PD Smith

Why living in the countryside is not green

01 December 2009 | cities, climate change | 2 comments

Wired JanuaryThe latest issue of Wired UK, "Rebooting Britain", has a piece by me on how cities can help us to save the planet.

It's based on research I'm doing for my next book which explores the past, present and future of cities. Here's a taster:

"For the first time in history, more than half the world's population live in cities: by 2030, three out of five people will be city dwellers. But the British are bucking this trend. The 2001 census revealed an "exodus from the cities". Since 1981, Greater London and the six former metropolitan counties of Greater Manchester, Merseyside, South Yorkshire, Tyne and Wear, West Midlands and West Yorkshire have lost some 2.25 million people in net migration exchanges with the rest of the UK; in recent years this trend has accelerated. This is not sustainable. British people need to be cured of the insidious fantasy of leaving the city and owning a house in the country: their romantic dream will become a nightmare for people elsewhere on the planet."

There's also a great piece by science fiction author Paul McAuley on the technological changes that could make cities carbon neutral:

"From the air, the ideal green city should resemble Mayan ruins poking out of a lush forest. Under the canopy, there'll be densely populated but diverse and vibrant streets humming with every kind of human life. Utopian? You bet."

Read my article here and Paul's here.

2 comments so far:

  1. Invictus_88 | 10 April 2010

    This evening I found your website's URL scribbled into the margin of a bundle of written notes for my dissertation, but I couldn't think why. Your blog isn't obviously relevant to Anarchism, Hakim Bey, or piracy...but then I scrolled down to this article, and the penny dropped!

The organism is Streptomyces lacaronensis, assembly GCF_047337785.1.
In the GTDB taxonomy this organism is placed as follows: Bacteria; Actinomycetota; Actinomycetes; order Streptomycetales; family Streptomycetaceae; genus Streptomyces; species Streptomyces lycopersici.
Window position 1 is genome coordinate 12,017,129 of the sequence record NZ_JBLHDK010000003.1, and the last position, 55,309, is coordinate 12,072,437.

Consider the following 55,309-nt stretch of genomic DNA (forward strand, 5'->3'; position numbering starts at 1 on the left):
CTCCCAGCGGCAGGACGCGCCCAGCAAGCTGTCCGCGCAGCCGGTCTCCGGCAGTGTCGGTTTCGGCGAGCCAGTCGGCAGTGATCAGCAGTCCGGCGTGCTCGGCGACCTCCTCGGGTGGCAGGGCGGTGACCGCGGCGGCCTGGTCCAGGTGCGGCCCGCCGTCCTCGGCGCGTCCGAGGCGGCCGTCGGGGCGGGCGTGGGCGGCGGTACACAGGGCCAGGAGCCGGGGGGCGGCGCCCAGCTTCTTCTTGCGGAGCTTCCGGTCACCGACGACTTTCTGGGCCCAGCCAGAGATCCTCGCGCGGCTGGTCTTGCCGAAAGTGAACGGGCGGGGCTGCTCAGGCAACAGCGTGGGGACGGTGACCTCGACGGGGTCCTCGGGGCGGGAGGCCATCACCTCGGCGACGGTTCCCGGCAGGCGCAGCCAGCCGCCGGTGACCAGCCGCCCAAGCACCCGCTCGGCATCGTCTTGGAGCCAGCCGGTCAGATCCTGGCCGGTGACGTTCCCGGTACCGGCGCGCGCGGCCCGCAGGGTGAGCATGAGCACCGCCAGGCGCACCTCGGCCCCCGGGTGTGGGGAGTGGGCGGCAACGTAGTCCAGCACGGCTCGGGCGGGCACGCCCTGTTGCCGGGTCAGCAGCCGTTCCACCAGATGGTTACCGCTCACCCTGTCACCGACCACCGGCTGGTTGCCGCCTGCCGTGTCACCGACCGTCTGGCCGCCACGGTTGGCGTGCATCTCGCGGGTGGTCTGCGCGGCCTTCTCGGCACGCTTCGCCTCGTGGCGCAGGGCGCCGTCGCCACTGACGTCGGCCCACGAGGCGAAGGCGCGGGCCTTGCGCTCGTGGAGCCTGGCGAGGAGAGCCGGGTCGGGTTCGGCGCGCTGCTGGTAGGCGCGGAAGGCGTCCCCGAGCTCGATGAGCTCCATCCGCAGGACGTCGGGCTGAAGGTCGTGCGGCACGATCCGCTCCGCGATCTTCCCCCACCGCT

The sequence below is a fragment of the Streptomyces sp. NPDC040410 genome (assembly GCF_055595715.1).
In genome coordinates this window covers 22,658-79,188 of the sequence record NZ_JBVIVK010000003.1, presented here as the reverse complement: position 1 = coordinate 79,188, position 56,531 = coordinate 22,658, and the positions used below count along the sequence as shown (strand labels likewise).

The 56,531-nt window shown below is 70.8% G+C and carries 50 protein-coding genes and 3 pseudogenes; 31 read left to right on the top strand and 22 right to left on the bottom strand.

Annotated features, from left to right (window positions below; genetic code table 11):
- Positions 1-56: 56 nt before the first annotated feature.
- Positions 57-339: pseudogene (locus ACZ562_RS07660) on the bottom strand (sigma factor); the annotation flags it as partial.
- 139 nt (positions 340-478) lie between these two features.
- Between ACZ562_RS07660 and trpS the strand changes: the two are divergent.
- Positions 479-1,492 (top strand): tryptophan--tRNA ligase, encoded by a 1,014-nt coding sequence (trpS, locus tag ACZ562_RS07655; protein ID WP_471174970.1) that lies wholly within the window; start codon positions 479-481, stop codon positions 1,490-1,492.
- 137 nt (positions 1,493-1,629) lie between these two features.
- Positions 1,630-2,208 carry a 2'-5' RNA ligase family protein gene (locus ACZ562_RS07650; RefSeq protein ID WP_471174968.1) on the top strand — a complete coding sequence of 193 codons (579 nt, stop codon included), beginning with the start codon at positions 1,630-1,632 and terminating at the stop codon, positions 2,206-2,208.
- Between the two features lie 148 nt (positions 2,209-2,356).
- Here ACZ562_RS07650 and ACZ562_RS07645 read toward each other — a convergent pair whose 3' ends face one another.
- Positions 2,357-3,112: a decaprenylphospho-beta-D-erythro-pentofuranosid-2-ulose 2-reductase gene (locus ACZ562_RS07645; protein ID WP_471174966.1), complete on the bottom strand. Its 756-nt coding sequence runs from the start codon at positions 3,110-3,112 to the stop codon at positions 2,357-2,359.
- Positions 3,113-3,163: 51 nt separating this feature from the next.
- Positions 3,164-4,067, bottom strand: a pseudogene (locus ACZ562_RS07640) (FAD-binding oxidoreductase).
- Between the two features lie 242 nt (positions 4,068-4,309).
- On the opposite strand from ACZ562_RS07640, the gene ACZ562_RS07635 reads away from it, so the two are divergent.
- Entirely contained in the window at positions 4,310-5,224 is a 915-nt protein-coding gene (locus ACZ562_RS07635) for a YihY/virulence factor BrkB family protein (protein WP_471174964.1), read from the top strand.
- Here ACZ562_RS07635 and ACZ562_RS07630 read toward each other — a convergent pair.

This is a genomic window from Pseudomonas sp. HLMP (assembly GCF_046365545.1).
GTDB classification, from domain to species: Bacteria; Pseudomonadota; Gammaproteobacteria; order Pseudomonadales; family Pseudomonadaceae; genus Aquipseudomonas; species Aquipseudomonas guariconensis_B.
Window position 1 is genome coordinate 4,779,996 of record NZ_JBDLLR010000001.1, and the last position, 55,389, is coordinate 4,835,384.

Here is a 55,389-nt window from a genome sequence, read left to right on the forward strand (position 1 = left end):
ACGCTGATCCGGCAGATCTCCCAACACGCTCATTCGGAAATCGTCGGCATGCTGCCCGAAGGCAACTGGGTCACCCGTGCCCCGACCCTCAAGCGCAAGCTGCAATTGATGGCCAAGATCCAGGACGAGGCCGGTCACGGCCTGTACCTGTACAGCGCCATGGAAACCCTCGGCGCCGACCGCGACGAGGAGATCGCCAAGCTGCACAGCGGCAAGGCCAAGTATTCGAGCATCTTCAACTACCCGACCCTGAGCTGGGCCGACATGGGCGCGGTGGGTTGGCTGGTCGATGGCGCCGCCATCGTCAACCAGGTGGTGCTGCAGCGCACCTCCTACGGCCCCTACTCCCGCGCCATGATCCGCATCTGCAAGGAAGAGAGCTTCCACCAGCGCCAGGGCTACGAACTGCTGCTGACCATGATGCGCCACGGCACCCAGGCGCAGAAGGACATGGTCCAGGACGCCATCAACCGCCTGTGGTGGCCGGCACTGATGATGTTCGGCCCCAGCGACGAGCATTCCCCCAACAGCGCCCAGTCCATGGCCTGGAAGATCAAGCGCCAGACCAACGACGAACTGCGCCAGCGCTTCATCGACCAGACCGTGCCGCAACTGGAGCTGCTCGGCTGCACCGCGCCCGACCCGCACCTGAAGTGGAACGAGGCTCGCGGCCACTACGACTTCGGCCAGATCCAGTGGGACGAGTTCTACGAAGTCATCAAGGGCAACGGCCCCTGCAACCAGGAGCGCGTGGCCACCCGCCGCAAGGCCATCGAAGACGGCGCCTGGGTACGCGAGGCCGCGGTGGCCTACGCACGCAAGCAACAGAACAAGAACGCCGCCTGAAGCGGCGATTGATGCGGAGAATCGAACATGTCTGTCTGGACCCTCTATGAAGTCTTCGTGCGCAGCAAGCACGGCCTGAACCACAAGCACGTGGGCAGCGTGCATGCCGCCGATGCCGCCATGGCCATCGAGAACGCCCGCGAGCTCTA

Excellent article in Wired. I hated it, actually, but it's the sort of challenging stuff people need in order to get their brains firing on all cylinders.

    A few criticisms;

    Taxing people out of their desires simply means people end up paying more for those desires and develop a(n even) greater resentment toward the government. All 'luxury' taxes prove this.

    Big houses _anywhere_ are less efficient. The imbalance of emissions between urban and rural populations is an argument in favour of more affordable housing in the countryside, not in favour of the attempt to to tax people off their farmhouses and into apartment blocks.

    The top-down thinking of the article suggests a weird dystopian future in which the State can demand that people live where they would rather not, and may only live in those places they want to live if their "jobs require them" to. Madness!

    Taken - however - alongside McAuley's article, it seems more palatable. However the emphasis is clear; if top-down policy is to do any good, it will only be in making sustainable, enjoyable, urban living an attractive, comfortable and exciting prospect.

    _Not_ by yet another tax passed by the sanctimonious hypocrites in Parliament.

  2. PD Smith | 10 April 2010

    Thanks for that. I agree we should do everything possible to invest in cities in order to make them attractive so that people want to live there. No one likes taxes. But they can be a useful tool, as in discouraging people from smoking.

    I agree too that big (detached) houses are generally less efficient whether they are in the city or countryside. However, you forgot to mention the issue of transport. People in the countryside - in big and small houses - drive everywhere. In the city people can walk to the shops or use public transport.

    Also, it is much more efficient to supply people with services in densely populated areas.

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